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United States Department of Agriculture

Agricultural Research Service

Research Project: Production System and Climate Change Effects on Soil/Air/Water Quality for the Eastern Corn Belt

Location: National Soil Erosion Research

Title: Effects of soil surface roughness on interrill erosion processes and sediment particle size distribution

Author
item Ding, Wenfeng
item Huang, Chi Hua

Submitted to: Geomorphology
Publication Type: Peer Reviewed Journal
Publication Acceptance Date: 8/14/2017
Publication Date: 8/18/2017
Citation: Ding, W., Huang, C. 2017. Effects of soil surface roughness on interrill erosion processes and sediment particle size distribution. Geomorphology. 295:801-810. http://dx.doi.org/10.1016/j.geomorph.2017.08.033.

Interpretive Summary: Soil surface roughness affects runoff and erosion processes. Both the total amount of sediments and the particle sizes of the sediments are affected by the rainfall intensity, soil roughness and whether deposition occurs on the surface. To quantify the soil roughness effect, a rainfall simulation experiment was conducted to compare sediment particle sizes from a smooth and a rough surface under two rainfall intensities. The results show a significant difference in soil loss and sediments from smooth soil surfaces were more depleted in clay-size particles and more enriched in sand-size particles than those from rough soil surfaces. The ratio of different sizes of transported sediments to the soil matrix indicates that most of the clays were eroded as aggregates while the silt-size particles were transported mainly as primary particles. These findings demonstrate the importance of understanding the roughness effects and the need to analyze sediment particle sizes to identify dominant erosion processes during rainfall events.

Technical Abstract: Soil surface roughness significantly impacts runoff and erosion under rainfall. Few previous studies on runoff generation focused on the effects of soil surface roughness on the sediment particle size distribution (PSD), which greatly affects interrill erosion and sedimentation processes. To address this issue, a rainfall-simulation experiment was conducted with treatments that included two different initial soil surface roughnesses and two rainfall intensities. Soil surface roughness was determined by using photogrammetric method. For each simulated event, runoff and sediment samples were collected at different experimental times. The effective (undispersed) PSD of each sediment sample and the ultimate (after dispersion) PSD were used to investigate the detachment and transport mechanisms involved in sediment movement. The results show that soil surface roughness significantly delayed runoff initiation, but had no significant effect on the steady runoff rate. However, a significant difference in the soil loss rate was observed between the smooth and rough soil surfaces. Sediments fromsmooth soil surfacesweremore depleted in clay-size particles, but more enriched in sand-size particles than those from rough soil surfaces, suggesting that erosion was less selective on smooth than on rough soil surfaces. The ratio of different sizes of transported sediment to the soil matrix indicates that most of the clay was eroded in the form of aggregates, silt-size particles were transported mainly as primary particles, and sand-size particles were predominantly aggregates of finer particles. Soil surface roughness has a crucial effect on the sediment size distribution and erosion processes. Significant differences of the enrichment ratios for the effective PSD and the ultimate PSD were observed under the two soil surface roughness treatments. These findings demonstrate that we should consider each particle size separately rather than use only the total sediment discharge in assessing and modeling interrill erosion processes.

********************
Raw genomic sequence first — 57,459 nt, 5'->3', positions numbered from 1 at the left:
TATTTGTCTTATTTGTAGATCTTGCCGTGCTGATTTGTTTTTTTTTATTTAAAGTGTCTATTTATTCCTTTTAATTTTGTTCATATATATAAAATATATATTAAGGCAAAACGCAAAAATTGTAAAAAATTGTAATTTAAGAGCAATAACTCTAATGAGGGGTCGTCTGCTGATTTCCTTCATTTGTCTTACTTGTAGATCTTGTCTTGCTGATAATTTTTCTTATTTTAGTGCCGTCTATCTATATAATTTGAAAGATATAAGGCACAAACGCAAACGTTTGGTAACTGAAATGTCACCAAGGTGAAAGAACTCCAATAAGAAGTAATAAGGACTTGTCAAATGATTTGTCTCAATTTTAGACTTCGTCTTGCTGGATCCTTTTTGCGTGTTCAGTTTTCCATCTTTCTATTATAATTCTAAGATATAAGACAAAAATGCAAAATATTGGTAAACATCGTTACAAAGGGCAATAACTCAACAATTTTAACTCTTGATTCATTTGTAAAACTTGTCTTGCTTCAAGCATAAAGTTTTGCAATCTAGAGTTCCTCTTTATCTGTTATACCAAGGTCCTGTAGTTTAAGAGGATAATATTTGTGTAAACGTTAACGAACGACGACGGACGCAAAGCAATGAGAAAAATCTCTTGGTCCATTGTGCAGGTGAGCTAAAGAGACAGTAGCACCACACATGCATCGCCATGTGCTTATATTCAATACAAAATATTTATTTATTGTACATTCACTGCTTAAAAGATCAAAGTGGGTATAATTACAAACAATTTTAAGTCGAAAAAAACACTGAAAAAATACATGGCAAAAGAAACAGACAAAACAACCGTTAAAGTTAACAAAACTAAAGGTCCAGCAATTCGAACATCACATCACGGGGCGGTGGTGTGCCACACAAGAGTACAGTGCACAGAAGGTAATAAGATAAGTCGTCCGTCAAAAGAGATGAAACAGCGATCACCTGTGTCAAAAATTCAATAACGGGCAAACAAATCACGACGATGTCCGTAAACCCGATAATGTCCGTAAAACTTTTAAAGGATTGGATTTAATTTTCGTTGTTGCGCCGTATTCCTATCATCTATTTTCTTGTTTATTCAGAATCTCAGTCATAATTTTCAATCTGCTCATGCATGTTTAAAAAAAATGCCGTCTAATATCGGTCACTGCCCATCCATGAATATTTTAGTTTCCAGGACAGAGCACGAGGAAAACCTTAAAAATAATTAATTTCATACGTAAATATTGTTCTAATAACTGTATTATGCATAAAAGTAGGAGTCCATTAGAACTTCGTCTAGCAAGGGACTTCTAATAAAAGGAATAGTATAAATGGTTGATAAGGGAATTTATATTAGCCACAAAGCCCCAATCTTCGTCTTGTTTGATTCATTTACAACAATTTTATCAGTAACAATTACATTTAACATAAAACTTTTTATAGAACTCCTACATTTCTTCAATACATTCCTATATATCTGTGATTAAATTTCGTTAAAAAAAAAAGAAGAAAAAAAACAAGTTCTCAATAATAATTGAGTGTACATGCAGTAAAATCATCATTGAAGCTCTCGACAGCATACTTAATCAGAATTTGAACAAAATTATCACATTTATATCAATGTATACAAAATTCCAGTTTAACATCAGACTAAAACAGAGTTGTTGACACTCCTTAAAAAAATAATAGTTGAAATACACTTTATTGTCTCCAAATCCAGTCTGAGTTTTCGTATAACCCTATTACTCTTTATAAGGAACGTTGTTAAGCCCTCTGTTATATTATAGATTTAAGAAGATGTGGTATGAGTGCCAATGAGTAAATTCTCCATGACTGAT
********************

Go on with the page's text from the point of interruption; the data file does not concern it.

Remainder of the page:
Last Modified: 09/22/2017
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